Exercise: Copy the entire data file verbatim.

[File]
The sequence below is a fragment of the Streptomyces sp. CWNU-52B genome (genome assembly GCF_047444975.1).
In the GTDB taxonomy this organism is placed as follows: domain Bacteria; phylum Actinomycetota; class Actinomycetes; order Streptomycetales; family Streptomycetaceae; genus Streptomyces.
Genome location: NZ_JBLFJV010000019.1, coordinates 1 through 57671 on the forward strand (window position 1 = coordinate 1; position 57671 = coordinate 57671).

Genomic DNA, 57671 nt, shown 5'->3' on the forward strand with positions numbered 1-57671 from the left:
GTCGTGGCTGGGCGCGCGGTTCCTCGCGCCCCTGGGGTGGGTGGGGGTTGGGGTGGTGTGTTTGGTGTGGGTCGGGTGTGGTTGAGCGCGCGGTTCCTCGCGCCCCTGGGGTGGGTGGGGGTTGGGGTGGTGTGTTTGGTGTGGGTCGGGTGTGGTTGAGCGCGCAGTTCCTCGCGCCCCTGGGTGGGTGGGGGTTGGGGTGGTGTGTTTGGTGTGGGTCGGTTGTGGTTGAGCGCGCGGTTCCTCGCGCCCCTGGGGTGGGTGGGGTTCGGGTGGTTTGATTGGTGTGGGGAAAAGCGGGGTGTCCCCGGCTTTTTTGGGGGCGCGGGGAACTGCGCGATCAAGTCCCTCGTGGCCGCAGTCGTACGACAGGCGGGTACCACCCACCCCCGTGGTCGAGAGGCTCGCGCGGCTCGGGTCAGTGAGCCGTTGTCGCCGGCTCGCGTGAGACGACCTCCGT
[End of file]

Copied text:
The sequence below is a fragment of the Streptomyces sp. CWNU-52B genome (genome assembly GCF_047444975.1).
In the GTDB taxonomy this organism is placed as follows: domain Bacteria; phylum Actinomycetota; class Actinomycetes; order Streptomycetales; family Streptomycetaceae; genus Streptomyces.
Genome location: NZ_JBLFJV010000019.1, coordinates 1 through 57671 on the forward strand (window position 1 = coordinate 1; position 57671 = coordinate 57671).

Genomic DNA, 57671 nt, shown 5'->3' on the forward strand with positions numbered 1-57671 from the left:
GTCGTGGCTGGGCGCGCGGTTCCTCGCGCCCCTGGGGTGGGTGGGGGTTGGGGTGGTGTGTTTGGTGTGGGTCGGGTGTGGTTGAGCGCGCGGTTCCTCGCGCCCCTGGGGTGGGTGGGGGTTGGGGTGGTGTGTTTGGTGTGGGTCGGGTGTGGTTGAGCGCGCAGTTCCTCGCGCCCCTGGGTGGGTGGGGGTTGGGGTGGTGTGTTTGGTGTGGGTCGGTTGTGGTTGAGCGCGCGGTTCCTCGCGCCCCTGGGGTGGGTGGGGTTCGGGTGGTTTGATTGGTGTGGGGAAAAGCGGGGTGTCCCCGGCTTTTTTGGGGGCGCGGGGAACTGCGCGATCAAGTCCCTCGTGGCCGCAGTCGTACGACAGGCGGGTACCACCCACCCCCGTGGTCGAGAGGCTCGCGCGGCTCGGGTCAGTGAGCCGTTGTCGCCGGCTCGCGTGAGACGACCTCCGT